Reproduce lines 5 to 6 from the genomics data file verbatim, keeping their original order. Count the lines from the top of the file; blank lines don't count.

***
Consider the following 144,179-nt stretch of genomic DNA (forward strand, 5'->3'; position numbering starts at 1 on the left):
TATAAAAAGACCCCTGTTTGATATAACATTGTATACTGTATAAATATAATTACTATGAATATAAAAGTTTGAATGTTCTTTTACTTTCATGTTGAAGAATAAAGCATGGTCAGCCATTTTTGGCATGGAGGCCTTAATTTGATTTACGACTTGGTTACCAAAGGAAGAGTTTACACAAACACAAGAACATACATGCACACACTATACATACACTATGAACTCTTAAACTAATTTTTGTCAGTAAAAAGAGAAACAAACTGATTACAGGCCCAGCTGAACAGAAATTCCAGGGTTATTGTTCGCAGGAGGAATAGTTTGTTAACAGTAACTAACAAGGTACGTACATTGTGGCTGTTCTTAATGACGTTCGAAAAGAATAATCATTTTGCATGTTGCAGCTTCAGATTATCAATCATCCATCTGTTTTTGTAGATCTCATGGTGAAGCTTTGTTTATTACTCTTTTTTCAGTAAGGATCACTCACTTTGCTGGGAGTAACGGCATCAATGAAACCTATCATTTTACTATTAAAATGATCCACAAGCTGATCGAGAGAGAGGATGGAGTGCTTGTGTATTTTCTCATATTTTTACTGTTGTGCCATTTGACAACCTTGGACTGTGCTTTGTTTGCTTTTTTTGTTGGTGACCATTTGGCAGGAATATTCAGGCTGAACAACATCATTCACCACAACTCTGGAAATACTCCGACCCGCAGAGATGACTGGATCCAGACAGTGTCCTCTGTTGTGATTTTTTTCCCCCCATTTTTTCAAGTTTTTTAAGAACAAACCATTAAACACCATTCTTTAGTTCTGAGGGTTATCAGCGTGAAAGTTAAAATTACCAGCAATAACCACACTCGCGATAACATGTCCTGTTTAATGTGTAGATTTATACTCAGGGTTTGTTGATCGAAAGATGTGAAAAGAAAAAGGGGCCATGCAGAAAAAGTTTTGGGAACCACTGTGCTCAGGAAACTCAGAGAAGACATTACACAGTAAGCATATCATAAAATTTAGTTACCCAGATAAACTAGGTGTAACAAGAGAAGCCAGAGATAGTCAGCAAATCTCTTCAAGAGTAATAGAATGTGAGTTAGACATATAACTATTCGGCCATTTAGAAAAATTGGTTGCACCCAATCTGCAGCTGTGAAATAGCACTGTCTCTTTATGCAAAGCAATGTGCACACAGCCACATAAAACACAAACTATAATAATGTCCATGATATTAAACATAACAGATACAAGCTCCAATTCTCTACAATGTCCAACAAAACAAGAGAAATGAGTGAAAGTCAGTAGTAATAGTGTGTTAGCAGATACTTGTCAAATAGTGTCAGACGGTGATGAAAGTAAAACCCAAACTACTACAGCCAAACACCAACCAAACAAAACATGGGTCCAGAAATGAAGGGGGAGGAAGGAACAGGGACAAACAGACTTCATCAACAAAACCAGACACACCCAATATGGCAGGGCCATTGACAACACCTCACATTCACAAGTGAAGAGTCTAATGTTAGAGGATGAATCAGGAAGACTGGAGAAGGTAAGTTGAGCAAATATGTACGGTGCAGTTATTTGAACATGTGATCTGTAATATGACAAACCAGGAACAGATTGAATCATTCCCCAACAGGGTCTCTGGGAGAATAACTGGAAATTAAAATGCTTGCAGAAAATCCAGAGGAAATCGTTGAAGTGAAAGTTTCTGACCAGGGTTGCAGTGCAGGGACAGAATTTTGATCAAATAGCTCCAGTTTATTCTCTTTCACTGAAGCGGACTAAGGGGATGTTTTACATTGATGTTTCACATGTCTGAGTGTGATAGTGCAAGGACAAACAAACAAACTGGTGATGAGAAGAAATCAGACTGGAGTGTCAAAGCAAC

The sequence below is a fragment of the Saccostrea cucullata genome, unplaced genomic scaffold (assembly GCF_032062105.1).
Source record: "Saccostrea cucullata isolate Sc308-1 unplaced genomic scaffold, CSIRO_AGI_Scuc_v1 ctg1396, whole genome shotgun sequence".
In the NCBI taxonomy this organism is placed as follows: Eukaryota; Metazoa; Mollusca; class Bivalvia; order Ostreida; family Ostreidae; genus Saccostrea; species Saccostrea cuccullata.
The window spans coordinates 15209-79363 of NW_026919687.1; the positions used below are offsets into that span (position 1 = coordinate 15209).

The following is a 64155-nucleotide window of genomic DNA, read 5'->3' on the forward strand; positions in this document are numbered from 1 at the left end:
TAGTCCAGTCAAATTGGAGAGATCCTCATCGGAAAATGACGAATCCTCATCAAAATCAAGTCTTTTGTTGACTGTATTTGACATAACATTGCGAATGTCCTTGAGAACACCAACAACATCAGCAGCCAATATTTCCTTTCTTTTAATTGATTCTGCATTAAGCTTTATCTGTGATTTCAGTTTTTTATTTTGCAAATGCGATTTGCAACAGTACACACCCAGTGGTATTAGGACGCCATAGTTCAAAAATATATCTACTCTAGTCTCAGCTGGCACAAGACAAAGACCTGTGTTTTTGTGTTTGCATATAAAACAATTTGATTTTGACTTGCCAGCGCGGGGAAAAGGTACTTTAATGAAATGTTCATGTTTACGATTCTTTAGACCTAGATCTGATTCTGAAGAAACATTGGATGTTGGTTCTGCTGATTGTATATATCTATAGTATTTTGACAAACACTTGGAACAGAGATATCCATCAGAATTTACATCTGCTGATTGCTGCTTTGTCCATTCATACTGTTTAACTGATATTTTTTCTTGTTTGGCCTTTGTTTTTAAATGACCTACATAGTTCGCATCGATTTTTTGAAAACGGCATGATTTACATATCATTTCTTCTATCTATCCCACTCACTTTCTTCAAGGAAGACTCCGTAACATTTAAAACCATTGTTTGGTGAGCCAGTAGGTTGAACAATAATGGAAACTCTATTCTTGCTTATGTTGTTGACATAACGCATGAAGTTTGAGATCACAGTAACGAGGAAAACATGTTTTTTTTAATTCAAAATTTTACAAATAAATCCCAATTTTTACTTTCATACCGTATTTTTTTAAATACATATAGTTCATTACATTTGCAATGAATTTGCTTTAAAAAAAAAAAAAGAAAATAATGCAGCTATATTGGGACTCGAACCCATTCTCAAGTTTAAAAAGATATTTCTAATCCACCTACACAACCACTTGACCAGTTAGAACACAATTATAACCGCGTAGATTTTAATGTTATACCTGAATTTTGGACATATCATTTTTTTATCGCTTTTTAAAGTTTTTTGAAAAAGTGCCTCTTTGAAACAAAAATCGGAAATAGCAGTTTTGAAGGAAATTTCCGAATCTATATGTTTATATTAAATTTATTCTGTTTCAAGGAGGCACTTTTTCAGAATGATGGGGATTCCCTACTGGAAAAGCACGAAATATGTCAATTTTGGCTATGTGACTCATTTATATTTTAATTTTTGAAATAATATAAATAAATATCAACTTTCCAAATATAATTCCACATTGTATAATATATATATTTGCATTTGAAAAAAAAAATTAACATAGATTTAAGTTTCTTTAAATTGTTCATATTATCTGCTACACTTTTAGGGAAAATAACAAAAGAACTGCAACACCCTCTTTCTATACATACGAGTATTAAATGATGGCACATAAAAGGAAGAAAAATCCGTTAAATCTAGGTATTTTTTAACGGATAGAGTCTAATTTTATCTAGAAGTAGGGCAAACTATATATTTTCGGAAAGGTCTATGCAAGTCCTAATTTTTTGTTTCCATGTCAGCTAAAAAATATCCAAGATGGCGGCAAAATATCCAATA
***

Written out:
In the NCBI taxonomy this organism is placed as follows: Eukaryota; Metazoa; Mollusca; class Bivalvia; order Ostreida; family Ostreidae; genus Saccostrea; species Saccostrea cuccullata.
The window spans coordinates 15209-79363 of NW_026919687.1; the positions used below are offsets into that span (position 1 = coordinate 15209).